What’s the Difference? Terminology

Peers: Buccaneers, Corsairs, and Privateers

Welcome back to the eighth installment of me talking about the age of sail. In this column I’ll be talking about some of the terms used to describe pirates and their close kin, as well as what each means.

What’s in a name? Plenty. Kind of like how all squares are rectangles but not all rectangles are squares, a “pirate” isn’t always a pirate. Let’s get into the important differences in terminology from the Age of Sail!

First, we’ll start with the term “pirate” itself. Legally speaking, being a pirate means you are a private individual who owns a boat, and you are using that boat to either attack and steal from other boats or to carry out amphibious raids on shore targets from which you then steal [ 1 ]. Pirates have been around for thousands of years. Ramses the Second complained of pirates operating on the Nile River [ 2 ]. Julius Caesar, at one point in his career, was captured by pirates in the Mediterranean Sea at the age of 14 [ 3 ]. While captive, he told his captors he would one day return and kill them all; the pirates just laughed. Six years later, he returned and murdered them all, one at a time.
Although the terms are often used interchangeably, a privateer is different from a pirate. Privateers are, ostensibly, in the employ of a legitimate government. A privateer is given a specific type of document by the government employing them, which is called a “Letter of Marque and Reprisal” [ 4 ]. That document allows the ship’s owner to become a subcontractor for the navy of the issuing government, hired to attack the nation’s enemies’ ships. For example, in colonial America, you could get a Letter of Marque and Reprisal from the governor of Rhode Island allowing you to attack the French, the Spanish, or the Dutch, depending on who we were at war with at the time. If you had such a letter, you were legally empowered to attack both the shipping and the naval vessels flying the flag of the enemy country. You could take anything of value you found on the ships you attacked, and you could share those spoils with your crew; but a certain percentage, defined by the Letter of Marque, had to go back to the government that gave you the Letter of Marque.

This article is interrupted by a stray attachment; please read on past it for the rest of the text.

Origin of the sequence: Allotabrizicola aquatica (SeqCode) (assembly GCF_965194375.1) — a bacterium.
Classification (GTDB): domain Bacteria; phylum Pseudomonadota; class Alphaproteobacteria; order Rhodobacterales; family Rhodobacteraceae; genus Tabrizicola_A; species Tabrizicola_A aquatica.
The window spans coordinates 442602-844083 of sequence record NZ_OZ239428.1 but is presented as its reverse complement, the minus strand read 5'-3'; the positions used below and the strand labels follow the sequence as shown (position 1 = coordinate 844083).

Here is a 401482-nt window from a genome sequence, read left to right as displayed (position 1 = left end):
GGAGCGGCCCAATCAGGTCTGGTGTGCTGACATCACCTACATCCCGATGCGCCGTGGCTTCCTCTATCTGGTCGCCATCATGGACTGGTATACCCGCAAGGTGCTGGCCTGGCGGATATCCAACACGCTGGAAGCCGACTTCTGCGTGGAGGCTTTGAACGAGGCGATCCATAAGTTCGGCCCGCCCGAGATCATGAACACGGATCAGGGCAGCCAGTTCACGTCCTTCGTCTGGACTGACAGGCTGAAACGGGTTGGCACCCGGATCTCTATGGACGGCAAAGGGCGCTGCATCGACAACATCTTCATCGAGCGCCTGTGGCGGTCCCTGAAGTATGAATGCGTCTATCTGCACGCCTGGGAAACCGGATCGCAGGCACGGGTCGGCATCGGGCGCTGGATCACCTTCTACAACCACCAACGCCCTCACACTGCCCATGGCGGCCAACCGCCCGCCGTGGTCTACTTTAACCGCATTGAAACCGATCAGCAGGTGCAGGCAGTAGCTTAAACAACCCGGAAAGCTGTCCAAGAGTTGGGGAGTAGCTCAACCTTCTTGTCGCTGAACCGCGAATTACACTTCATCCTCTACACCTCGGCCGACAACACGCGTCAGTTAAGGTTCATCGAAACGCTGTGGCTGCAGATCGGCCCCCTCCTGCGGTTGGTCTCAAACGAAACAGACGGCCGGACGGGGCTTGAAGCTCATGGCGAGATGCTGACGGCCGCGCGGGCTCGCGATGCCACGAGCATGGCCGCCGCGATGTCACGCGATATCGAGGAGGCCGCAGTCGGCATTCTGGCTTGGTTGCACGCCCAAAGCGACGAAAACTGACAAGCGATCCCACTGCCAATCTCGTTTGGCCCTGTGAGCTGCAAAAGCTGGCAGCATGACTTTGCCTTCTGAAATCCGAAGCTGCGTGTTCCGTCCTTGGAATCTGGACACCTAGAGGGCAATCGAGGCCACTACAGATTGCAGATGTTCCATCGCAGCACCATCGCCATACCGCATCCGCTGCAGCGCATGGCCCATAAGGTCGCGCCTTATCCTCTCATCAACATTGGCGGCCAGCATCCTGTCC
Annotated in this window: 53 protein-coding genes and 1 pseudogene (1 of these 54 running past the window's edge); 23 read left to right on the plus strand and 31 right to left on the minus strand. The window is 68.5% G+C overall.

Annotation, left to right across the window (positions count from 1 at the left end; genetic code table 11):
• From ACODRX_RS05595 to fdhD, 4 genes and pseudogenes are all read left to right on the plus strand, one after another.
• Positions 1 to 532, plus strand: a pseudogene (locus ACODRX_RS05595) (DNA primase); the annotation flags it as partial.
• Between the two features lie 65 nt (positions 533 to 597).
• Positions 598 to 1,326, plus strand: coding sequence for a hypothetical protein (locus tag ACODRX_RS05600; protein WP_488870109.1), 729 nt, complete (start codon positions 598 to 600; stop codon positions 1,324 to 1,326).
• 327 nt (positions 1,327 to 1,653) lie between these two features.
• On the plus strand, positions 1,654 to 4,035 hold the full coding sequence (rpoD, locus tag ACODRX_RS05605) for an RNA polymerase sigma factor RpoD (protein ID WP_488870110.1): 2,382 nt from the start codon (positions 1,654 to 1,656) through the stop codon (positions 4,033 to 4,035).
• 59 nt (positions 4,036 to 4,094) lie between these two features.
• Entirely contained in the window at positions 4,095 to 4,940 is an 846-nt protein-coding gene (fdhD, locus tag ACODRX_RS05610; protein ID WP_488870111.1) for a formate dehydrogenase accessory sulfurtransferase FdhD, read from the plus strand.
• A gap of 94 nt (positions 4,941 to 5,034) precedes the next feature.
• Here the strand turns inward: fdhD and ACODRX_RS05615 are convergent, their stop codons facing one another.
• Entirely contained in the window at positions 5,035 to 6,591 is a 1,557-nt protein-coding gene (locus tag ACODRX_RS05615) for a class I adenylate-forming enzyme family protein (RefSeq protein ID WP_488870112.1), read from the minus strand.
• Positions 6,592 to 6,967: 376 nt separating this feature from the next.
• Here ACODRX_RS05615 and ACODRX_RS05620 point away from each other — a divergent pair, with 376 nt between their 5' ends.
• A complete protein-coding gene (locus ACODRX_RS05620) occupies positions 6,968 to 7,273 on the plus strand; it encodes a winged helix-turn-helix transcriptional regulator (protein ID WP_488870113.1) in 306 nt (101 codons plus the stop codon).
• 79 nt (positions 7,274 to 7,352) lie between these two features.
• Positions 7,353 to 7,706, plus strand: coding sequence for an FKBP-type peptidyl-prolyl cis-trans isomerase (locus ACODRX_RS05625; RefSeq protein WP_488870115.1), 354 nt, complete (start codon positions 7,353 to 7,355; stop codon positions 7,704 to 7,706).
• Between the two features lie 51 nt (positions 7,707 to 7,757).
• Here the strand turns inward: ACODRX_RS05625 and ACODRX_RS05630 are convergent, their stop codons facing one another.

Regional Titles

Buccaneers, Corsairs, and Barbary Pirates are three other terms which have been used to describe swashbuckling ne’er-do-wells from the age of sail, and each of these were regional terms based on particular local trends or reputations. 

The word buccaneer was generally a French word based on the term “buccan” or “boucan,” a process used in the Caribbean and South and Central America to smoke meat [ 5 ]. Some of those groups were also sea rovers, and eventually joined with the crews of French privateers and pirates alike in that area and helped them attack English vessels. The word “buccaneer” is an English bastardization of the term the French used for their aboriginal allies, which the English used eventually for any French crew attacking them in that area.
Corsairs are from the Mediterranean. It’s another word used for a robbing sea rover, making it the closest term to the others to the legal definition of “pirate.” “Barbary pirate” comes from the Barbary Coast, an area known to the European nations during the golden age of sail as a haven for pirates of all kinds.

Getting back to privateers, there’s a long tradition of boat captains working as contractors in that capacity for governments, either their own or one at war with the nation whose ships the captain wanted to attack. 

The American Privateer vessel, the General Armstrong , Capt. Sam C. Reid, fending off British forces in the Battle of Fayal. 1814.

Many notable pirates got their start this way. Henry Morgan got his start this way [ 6 ]. Benjamin Hornigold, who took on a protege by the name of Edward Thatch, more commonly known as Blackbeard, began as a privateer, as did Blackbeard himself, both during the French and Indian War. 

William Kidd himself was a privateer, although most people think of him as an out-and-out pirate [ 7 ]. Although he got a Letter of Marque and a commission to hunt pirates, his crew wasn’t getting paid, so they threatened to mutiny. He promised to take another vessel and take just what they needed to survive.

As luck would have it, the next vessel his ship came across was flying a French flag, and the French were the nation his Letter of Marque allowed him to attack. They got on board and started taking the loot on the ship, which placated his crew. Meanwhile, Kidd went belowdecks looking for anything of note in the ship’s papers.